BootsnAll Travel Network



A little R&R, the beaches of Vietnam

After Saigon, we were ready to escape the manic and polluted city life and relax for a few days at the beach. Our first stop, Mui Ne, a town famous for its beach resorts and fish sauce. There are resorts for miles stretching along the beach, which is unfortunately not really big. Lots of turquoise water and fishing boats, but not a lot of sand. We found a reasonably priced hotel write on the beachfront and went straight for the water. Warm and salty, just like it’s supposed to be.  We marveled as the men took out there coconut shaped tubs with their cast nets to fish the evening’s dinner.

There are some spectacular natural sites near Mui Ne. The most famous are the white and red sand dunes, and a red stream lined with sandstone structures.  Fab and I took a bike for the day, and ventured out to visit these sites. The red stream, known as the fairy stream, was right near the village. We parked our bikes, took off our shoes, and began our 20 minute hike through the shallow waters.  It was beautiful watching the snowy white sand run down the hill and turn red as it touched the water.  The red and white sand contrasted with the green coconut trees and the  perfect blue sky was a feast for the eyes.  From the fairy stream, we biked about 5 km to the red sand dunes, where kids lined the streets, renting their sand sleds. We decided to save the red sand dunes for the trip back and continued toward the white sand dunes about another 8km away.  Our bikes were one speed and the terrain got hillier. It got especially hard when we road along an unprotected stretch of beach where the wind was blowing so hard, I felt like I could make more progress on foot than on bike. Not to mention my bike didn’t fit me well, and my knees were starting to hurt. To make matters worse, Fabien got a flat tire a couple of kilometers before we reached the white dunes.  Tired and frustrated, our magical morning was turning into an afternoon nightmare.  Luckily a guy on a motorcycle came by and offered Fabien a lift. So they put the bike upside down on the motorcycle between the two of them and sped off towards town in search of a place to repair the tire. I started pedaling back towards the red sand dune, an easier feet with a strong tail wind. Fab and I managed to meet back at the dunes, where we took one turn each on the sand sled;  I had sand stuck in all the most inconvenient places.  Afterwards we biked quickly back to the hotel (before the air ran out of Fab’s tire) for a much needed shower and a well-deserved cold beer.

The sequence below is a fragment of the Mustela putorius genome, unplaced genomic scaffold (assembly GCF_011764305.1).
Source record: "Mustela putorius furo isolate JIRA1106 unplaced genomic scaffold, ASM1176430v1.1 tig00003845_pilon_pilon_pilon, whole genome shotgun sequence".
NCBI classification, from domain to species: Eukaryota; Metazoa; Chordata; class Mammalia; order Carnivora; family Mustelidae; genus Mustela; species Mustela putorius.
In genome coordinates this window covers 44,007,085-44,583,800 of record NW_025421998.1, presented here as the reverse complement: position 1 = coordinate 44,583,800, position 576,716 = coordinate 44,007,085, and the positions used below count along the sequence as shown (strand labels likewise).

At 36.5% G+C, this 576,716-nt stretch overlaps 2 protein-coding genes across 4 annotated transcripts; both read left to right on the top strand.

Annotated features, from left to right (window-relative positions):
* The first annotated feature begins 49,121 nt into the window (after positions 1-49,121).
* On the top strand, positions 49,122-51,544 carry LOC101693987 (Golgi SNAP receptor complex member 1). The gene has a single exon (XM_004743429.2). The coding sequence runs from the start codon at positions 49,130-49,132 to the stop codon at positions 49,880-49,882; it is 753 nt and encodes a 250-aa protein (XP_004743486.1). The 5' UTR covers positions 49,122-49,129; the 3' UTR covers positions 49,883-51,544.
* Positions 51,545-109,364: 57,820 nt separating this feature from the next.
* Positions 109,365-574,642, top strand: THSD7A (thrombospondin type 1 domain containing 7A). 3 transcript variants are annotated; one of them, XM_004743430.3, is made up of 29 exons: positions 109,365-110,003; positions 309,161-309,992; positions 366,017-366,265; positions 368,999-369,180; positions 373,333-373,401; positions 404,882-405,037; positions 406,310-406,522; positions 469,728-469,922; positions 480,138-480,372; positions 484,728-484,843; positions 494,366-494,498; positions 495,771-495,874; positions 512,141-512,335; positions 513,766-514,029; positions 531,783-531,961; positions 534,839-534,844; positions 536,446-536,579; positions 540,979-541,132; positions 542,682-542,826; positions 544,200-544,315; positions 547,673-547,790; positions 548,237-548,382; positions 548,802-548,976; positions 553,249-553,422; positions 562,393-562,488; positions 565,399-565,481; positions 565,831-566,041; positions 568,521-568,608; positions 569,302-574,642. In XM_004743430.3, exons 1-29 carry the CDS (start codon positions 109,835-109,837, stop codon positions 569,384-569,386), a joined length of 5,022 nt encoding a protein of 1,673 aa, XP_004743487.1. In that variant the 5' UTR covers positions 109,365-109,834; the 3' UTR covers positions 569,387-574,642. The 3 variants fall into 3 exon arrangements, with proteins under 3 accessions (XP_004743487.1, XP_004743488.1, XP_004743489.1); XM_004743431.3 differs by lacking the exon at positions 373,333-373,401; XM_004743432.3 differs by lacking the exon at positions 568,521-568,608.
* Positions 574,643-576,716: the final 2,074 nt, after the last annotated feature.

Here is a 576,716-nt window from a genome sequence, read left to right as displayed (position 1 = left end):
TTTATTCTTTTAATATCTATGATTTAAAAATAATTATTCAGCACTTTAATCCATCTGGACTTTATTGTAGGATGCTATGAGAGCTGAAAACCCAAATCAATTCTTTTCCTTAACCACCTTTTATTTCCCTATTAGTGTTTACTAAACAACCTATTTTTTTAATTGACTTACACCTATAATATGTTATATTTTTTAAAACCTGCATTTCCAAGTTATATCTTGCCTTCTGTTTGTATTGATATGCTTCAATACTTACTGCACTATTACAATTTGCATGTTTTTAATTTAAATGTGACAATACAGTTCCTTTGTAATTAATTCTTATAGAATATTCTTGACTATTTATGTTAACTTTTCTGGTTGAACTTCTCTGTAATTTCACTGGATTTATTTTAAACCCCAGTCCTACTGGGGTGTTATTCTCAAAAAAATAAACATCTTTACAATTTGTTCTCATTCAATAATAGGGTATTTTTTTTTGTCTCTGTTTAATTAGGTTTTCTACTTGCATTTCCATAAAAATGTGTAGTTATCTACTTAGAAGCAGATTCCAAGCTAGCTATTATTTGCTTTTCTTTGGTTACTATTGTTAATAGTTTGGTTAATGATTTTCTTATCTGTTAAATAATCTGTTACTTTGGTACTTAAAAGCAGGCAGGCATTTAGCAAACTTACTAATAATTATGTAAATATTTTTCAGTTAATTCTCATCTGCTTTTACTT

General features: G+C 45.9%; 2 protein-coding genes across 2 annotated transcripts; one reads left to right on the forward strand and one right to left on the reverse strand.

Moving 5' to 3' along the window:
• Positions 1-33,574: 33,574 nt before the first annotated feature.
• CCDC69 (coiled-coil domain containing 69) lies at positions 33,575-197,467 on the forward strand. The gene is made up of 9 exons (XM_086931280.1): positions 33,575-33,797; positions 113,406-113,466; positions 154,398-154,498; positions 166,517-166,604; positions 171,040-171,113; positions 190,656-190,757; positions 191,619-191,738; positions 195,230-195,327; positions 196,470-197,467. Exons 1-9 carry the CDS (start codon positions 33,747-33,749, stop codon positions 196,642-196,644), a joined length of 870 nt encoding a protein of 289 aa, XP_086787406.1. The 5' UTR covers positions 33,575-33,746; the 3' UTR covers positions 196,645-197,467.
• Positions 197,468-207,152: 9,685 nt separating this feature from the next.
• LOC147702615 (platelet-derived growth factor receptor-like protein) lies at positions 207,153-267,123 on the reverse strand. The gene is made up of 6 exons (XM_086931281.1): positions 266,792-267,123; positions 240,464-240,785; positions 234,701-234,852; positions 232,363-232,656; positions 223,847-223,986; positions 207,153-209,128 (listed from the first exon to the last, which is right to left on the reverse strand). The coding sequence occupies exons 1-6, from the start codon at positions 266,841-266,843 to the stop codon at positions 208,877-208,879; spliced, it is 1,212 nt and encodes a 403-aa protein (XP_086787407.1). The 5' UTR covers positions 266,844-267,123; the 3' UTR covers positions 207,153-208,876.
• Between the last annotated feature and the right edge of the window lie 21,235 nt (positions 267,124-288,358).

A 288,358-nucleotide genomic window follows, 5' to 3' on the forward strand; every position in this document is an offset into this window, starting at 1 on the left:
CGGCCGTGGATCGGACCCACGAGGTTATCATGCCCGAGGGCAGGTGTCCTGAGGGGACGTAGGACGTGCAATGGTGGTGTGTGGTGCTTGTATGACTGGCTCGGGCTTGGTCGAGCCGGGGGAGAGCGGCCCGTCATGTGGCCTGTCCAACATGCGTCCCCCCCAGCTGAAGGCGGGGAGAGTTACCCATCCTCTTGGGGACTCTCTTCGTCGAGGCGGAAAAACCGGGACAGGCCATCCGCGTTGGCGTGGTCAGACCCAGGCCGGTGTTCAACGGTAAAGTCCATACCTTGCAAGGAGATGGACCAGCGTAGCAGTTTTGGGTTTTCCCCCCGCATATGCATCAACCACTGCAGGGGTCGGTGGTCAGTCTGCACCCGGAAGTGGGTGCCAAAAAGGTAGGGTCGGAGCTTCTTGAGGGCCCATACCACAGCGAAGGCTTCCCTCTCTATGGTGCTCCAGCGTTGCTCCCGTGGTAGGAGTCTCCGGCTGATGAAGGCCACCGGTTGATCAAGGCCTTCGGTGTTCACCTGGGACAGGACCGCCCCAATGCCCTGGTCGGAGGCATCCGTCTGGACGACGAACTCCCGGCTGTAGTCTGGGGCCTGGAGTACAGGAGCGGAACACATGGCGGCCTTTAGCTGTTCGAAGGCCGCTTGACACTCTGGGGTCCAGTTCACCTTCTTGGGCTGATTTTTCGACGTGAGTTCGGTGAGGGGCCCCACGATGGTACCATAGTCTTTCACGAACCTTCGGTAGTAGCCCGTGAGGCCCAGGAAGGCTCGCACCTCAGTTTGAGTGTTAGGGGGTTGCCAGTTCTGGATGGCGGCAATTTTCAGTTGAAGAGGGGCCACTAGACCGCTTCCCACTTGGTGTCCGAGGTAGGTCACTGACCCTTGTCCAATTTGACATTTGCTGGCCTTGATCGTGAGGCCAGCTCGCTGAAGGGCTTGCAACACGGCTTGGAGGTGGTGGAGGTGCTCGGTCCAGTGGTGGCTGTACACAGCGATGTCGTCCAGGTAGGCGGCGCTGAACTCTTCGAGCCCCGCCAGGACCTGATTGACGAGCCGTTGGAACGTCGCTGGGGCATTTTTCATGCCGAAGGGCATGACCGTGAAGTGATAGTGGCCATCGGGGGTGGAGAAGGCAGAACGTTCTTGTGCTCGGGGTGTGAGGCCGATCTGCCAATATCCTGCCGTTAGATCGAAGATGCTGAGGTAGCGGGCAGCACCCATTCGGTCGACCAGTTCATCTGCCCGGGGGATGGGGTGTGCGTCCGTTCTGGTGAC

The next morning, we left for Nha Trang, 4 hours north on the coast. Nha Trang was a much more happening city, tons of hotels, restaurants, and bars. We treated ourselves to a fantastic fish BBQ of red snapper and Vietnamese white wine from Dalat. It’s the first time I drank wine in months and it was delicious. The beach in Nha Trang is quite big with lots of white sand, but unfortunately extremely littered. The water isn’t much better, there were plastic bags everywhere you looked and all kinds of other refuse. Unfortunately, the paradise from a distance was a trash dump up close. Instead of hanging out on the city beach, we took a boat trip to 4 of the outlying islands.  Not nearly as serious as our snorkeling trips in Thailand, but definitely a lot of fun. We snorkeled a bit off a small coral reef, then after lunch, we had a floating bar. The boat was blasting dance music and everyone was floating in life rings drinking grape wine, not a bad way to spend a Wednesday afternoon. Exhausted after a long day in the sun on the boat, we got on a night bus to go to Hoi An…the stop we had long been looking forward to.



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